As for the big bosses feeding on the little bosses, “sh*t rolls downhill,” as they say, which means only those at the very top of the hill don’t end up with sh*t all over them. Yet another reason to prefer horizontalism to hierarchy.

      1. TheCatSaid

        Re: alternative investment vehicles, Cutting Edge Capital is a company that specializes in a range of alternatives. They have an innovative approach to fee structure designed to make them more accessible to the companies raising funds. I heard about them when looking into Marjorie Kelly (“Owning Our Future”, etc.) ‘s background.

  6. cnchal

    The limited partners are in a battle with general partners over the spoils of financial rape of society at large.
    In Ontario we have the same thing going on with the Ontario teachers pension fund. The fund partners with PE firms and gets raped by those PE firms, and when their money bucket isn’t full enough, demands and gets a fill up from the taxpayer. They have diversified by investing in, among other things, Spanish shopping malls. That should turn out well.
    Those paying for it can eat dirt. Popcorn is too expensive.

  7. impermanence

    “In some instances, investors’ pockets are being picked,” Andrew J. Bowden, director of the S.E.C.’s office of compliance inspections and examinations, said in a recent interview. “These investors may be sophisticated and they may be capable of protecting themselves, but much of what we’re uncovering is undetectable by even the most sophisticated investor.”

    Economic systems are designed to do EXACTLY this. The difference between the elite [including their lackeys in the professional class] is that they understand this and attempt to maximally exploit its potential, while most everybody else can’t possible figure out where things have gone so very wrong.

    The more complex systems become, the further they move from the truth [increasing complexity is proportional to decreasing transparency].

    The key is that technology does not necessarily need to foster complexity. All truly great inventions [innovations] have been incredible simply [in design and function], for example, the flush toilet.

  8. down2long

    I am so glad this is all coming out. I am perhaps overly optimistic (which I have been accused of, but which has served me well during some pretty rough times) but I am enjoying watching all these extractive industries being jilted by other extractive industries/rich people. For example, gig commercial property borrowers are going to insurance companies instead of commercial banks for loans. Two reasons: Much lower fees at insurance companies, plus a long term view of the collateral. (The banks use short term money, want to flip/sell the loan, plus extract enormous fees/points.) Plus the insurance companies have experience with real estate, and you will not get into a sitch like I did with Chase where the bank will call a current note which has expired, (and extract cash at a fire sale, while losing a sh*tload off the note, but hey, it goes into the profit column this quarter, and Slimin’ gets his bonus. Multiply thousands of times. ) rather than refi it. Especially if it has full collateral values. The FT reports commercial property loans are down 50 percent at commercial banks since the crisis, during a commercial property bubble. That’s why the banks are doing so many covenant-light loans for mid-size businesses. (That will turn out well!) Who cares about fees/costs when you’re going to be Chapter 11 anyhow, and the loan lets you borrow to make payments.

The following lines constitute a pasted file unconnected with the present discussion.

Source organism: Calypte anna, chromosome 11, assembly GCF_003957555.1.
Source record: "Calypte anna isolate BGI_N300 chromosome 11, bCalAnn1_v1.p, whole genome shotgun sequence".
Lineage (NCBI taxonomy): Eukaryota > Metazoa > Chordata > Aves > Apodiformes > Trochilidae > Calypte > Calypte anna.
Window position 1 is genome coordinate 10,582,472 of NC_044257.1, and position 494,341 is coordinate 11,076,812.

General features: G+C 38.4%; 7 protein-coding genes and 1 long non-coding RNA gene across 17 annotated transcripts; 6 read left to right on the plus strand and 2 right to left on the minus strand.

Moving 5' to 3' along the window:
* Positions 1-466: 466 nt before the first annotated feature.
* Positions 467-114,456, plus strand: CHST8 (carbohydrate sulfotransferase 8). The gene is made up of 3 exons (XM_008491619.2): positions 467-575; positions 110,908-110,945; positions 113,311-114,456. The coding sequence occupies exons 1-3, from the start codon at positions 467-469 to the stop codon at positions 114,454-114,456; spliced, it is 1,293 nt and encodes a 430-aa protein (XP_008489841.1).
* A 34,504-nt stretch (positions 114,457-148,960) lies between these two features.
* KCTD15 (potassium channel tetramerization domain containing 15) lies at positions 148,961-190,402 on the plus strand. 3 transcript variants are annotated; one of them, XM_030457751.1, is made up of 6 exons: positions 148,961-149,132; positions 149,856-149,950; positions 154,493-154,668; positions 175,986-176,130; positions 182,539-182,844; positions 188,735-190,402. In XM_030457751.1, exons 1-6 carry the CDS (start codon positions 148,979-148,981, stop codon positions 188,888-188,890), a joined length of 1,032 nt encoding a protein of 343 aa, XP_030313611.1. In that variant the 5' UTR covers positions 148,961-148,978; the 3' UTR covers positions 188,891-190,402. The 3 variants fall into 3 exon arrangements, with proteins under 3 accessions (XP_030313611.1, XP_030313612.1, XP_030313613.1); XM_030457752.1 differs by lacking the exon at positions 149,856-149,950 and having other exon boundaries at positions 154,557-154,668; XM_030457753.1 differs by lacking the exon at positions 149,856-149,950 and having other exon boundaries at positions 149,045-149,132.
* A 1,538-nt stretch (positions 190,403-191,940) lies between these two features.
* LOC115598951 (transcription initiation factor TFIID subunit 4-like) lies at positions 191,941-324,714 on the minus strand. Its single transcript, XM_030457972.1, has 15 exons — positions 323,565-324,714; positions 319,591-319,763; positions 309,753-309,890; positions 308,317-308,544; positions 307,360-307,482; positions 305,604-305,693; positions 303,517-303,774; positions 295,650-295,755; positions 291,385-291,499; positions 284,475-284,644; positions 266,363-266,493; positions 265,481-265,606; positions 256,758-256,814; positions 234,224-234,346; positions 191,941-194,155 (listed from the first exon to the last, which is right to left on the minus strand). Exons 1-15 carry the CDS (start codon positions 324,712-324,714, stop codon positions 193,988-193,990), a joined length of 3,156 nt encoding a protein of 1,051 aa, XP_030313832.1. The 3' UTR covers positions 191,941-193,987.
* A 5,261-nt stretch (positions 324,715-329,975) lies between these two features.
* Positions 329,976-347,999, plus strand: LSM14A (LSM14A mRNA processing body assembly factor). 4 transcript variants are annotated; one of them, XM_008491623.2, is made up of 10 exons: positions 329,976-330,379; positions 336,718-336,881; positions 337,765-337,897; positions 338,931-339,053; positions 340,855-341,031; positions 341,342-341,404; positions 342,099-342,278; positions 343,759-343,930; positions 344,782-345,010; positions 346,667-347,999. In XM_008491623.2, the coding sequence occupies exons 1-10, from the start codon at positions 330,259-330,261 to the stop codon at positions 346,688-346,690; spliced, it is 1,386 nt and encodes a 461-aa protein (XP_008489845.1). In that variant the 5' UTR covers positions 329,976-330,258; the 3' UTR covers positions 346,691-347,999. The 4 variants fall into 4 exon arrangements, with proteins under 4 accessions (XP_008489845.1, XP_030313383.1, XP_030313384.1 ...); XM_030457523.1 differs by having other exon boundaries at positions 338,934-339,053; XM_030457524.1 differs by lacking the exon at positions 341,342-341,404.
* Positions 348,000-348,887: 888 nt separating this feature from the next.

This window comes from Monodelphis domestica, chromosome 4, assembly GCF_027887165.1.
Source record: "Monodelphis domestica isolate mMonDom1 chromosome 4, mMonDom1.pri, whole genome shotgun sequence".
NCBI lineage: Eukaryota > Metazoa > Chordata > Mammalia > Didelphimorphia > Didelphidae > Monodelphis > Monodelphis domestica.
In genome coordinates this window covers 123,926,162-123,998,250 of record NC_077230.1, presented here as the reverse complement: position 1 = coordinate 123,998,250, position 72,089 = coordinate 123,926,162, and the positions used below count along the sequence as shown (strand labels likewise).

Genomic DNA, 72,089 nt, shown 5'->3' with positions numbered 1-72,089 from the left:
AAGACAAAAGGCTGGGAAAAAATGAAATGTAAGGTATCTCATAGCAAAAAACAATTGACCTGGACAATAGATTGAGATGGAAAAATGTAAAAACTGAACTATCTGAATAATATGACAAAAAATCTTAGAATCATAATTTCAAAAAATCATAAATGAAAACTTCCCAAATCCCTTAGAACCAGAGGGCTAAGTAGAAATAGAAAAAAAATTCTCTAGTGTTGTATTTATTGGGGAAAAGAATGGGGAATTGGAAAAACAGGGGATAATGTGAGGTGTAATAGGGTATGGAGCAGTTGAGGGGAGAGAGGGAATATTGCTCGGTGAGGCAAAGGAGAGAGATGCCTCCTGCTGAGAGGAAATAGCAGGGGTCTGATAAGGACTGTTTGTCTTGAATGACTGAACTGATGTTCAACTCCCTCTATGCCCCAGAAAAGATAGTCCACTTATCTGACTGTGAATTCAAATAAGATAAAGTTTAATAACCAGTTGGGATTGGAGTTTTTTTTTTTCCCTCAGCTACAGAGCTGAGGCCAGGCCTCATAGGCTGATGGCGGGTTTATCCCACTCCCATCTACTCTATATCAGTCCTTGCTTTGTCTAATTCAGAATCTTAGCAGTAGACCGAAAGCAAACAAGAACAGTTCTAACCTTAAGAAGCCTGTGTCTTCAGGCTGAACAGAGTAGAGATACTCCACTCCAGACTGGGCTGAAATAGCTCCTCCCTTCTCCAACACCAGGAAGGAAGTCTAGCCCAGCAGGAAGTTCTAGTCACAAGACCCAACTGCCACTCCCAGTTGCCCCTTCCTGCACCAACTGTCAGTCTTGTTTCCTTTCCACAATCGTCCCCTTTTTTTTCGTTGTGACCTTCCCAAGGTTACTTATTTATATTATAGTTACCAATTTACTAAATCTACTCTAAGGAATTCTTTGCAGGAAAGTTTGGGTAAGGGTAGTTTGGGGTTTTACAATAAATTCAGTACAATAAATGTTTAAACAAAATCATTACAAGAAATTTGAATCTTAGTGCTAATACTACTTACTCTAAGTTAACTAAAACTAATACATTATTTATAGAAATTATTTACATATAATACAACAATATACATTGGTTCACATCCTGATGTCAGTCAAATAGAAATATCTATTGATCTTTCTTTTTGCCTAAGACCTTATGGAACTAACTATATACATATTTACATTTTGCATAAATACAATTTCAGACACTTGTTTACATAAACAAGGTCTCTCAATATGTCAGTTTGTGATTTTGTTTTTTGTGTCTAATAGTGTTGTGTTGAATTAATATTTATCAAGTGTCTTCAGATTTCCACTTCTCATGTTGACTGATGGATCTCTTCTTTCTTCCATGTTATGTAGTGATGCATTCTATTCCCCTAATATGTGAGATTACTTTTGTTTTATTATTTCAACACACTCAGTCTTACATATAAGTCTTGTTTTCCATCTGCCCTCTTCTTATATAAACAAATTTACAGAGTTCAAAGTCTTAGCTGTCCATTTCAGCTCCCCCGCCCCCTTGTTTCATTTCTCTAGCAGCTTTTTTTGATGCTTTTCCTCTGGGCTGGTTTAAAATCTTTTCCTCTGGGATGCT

Trading is way down in banks because only a fool would trade through a front running bank (so much better to trade through a front-running HFT.) The banks, such as Chase, are dumping commodities because profits are way down. You may rest assured if they were still minting money, they would fight to keep commodities, just as Goldman is. (May GS get burned like hell by the market for that.)

    As more info comes out about PE fees, the rich will move their money. Sadly, the pension funds (especially the government pension funds managers who are apparently all on the take (s proven here in California court against CalPers with “placement specialists”) will stay in until everything is a smoking wasteland and their pensioners are all wiped out, as @cnchal noted above.

    It is slow, but since the SEC, AG “Place Holder”, the new bankster-friendly CFTC, etc. will do nothing to stop the rape and pillage, one can only hope the market will. Of course, we taxpayers will be left holding the bag if it happens too fast. But, we will be anyhow as we continue to support all the people displaced by the PE company liquidation/inferno. Maybe Slimin’ et al will just have to do with less.

  9. mellon

    Numerous recent Obamacare stories have been announced on these worst possible days. Here is an example:

    This was the story that introduced the “family gap” or “Family glitch” which I think was obviously intentional

    Here is another story that was deliberately downplayed and then squelched by the media- This shows how the incremental bait and switch game has been operating.

  10. inode_buddha

    You need to remember who owns the major media outlets in this country – and worldwide. Namely, Rupert Murdoch. You also need to remember his political leanings. Then it will all become clear. BTW this is actually one of the *least* obvious abuses of the press that I have seen from his media empire.